Putting The Rifleman Back Into Comic Books

Craig E. Sawyer writes: You may know me as a writer of comics, and sometimes writer of articles that appear in the hallowed halls of Bleeding Cool, unless Rich Johnston hasn't had his morning tea, then I receive the J. Jonah Jameson styled email telling me to write better, and take better pictures of Spider-Man (they are always blurry). I have a few subjects I want like to tackle today, the main one being the four-paneled strip. They have existed since the early 20th-century, with early American comic strips like Winsor McCay's Little Nemo in Slumberland (1905 -27), and also the appearance of yonkoma ("four-cell") manga in Japan. I have always loved the four-paneled medium, and I feel they are making a huge come back in the age of Instagram and other social media, especially after Instagram introduced the Carousal in 2017, which allowed comic strips to thrive.

Putting The Rifleman Back Into Comic Books.
Putting The Rifleman Back Into Comic Books.

 

I mean, our phones are basically a one panel, right? We have become enamored with squares, so a four panel strip fits perfectly in the age of 'quick bite' entertainment. I am all for standard comics, but a recent job has me drawing a four-panel western. It's been challenging and fun to learn how to tell a captivating story with so little space. And let's talk about what readers are reading. Recent data has shown that comic book readers are reading fewer superheros and exploring other genres. The once insular market is opening up to the arrival of a more diverse audience with different tastes, like those of the western, sci-fi, and horror genres. The popularity of the wild west comic is nothing new. The legendary artist Jack Kirby cut his teeth on gun-wielding cowboys, on titles such as "Kid Colt Outlaw" and "The Two Gun Kid."

Putting The Rifleman Back Into Comic Books.
Putting The Rifleman Back Into Comic Books.

I am writing a new four-panel with artist Luke Archey, which is based on 'The Rifleman' TV series from the late 50s and early 60s. It was created by Levy-Gardner-Laven Productions Inc. The series was very well written and pretty progressive for its time, with famous guest stars such as Sammy Davis Jr., a very young Dennis Hopper, and the Dark Knight himself Adam West. There were also a series of colored comics by Dell/Gold Key in the 60s.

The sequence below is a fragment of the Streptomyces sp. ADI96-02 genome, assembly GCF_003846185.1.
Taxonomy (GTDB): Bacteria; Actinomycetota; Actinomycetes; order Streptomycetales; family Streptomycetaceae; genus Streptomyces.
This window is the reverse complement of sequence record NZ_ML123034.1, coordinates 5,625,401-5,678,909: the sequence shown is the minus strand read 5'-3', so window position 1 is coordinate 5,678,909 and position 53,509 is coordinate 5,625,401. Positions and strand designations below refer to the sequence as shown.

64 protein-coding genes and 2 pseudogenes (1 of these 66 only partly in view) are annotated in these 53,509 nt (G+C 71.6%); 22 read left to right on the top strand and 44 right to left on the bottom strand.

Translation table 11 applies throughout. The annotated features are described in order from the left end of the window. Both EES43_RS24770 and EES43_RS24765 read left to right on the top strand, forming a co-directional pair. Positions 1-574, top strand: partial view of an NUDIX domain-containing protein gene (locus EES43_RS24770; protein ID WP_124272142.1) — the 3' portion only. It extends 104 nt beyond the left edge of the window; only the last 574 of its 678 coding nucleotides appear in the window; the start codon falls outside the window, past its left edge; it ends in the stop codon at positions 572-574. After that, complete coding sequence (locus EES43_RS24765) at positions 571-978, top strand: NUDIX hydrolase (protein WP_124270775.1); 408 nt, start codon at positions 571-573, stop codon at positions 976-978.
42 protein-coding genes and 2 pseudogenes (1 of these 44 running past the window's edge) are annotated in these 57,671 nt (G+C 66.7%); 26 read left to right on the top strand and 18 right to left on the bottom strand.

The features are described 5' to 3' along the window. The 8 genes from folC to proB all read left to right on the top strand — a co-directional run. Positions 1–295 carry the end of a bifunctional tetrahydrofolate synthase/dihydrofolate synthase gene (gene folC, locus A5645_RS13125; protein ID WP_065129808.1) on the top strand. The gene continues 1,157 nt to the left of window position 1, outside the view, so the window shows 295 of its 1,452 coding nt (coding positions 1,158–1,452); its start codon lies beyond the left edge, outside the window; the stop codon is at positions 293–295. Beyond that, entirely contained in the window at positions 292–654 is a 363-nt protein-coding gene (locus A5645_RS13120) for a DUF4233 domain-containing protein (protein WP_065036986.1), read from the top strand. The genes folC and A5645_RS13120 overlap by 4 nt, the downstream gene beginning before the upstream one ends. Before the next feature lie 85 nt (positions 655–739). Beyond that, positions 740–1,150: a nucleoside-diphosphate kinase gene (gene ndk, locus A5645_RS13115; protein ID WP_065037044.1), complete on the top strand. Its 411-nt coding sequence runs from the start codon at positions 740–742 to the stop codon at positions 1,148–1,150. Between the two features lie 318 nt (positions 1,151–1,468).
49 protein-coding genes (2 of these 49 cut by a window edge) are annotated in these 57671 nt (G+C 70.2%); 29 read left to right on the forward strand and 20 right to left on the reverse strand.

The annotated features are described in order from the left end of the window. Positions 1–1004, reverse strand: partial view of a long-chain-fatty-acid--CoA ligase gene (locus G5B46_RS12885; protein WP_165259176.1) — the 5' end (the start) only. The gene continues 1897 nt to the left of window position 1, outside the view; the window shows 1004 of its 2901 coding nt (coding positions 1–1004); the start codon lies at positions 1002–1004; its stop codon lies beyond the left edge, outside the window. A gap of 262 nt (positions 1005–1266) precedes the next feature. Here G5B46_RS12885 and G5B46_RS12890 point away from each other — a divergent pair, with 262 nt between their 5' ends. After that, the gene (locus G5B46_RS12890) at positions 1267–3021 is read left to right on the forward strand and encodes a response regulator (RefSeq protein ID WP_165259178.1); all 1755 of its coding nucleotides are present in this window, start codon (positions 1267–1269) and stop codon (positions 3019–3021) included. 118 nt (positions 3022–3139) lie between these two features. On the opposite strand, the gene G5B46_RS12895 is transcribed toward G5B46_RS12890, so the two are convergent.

Putting The Rifleman Back Into Comic Books

'The Rifleman' Four Panel Episodes will be released on 'The Rifleman's' social media and website (see below), beginning every Sunday in June. The series will follow the adventures of a Wild West rancher, wielding a customized rapid-fire Winchester rifle, while raising his son in the sometimes lawless New Mexico Territory. The Rifleman is an American Western television program that ran from September 30. 1958 – April 8, 1963. It starred Chuck Connors, as rancher Lucas McCain, and Johnny Crawford as his son Mark McCain.

You can 'follow' and 'like' The Rifleman – The Original Series on Their official Facebook Page, at @theriflemanofficial on Instagram, and on the website www.therifleman.net

Craig E. Sawyer – Professional raconteur, who writes for graphic novels, film and TV, while also co-owning the board game company Sentient Cow Games. His most recent project is the sci-fi graphic novel Mars City Vice, which is still on Indiegogo Indemand: https://www.indiegogo.com/projects/mars-city-vice-still-claim-a-copy-now-indemand/x/20703008#/

Luke Archey: A student of the Kubert School, Luke is making his professional debut into the world of graphic novels with "The Rifleman" Four Panel Episodes.

About Rich Johnston

Head writer and founder of Bleeding Cool. The longest-serving digital news reporter in the world. Living in London, father of two. Political cartoonist.

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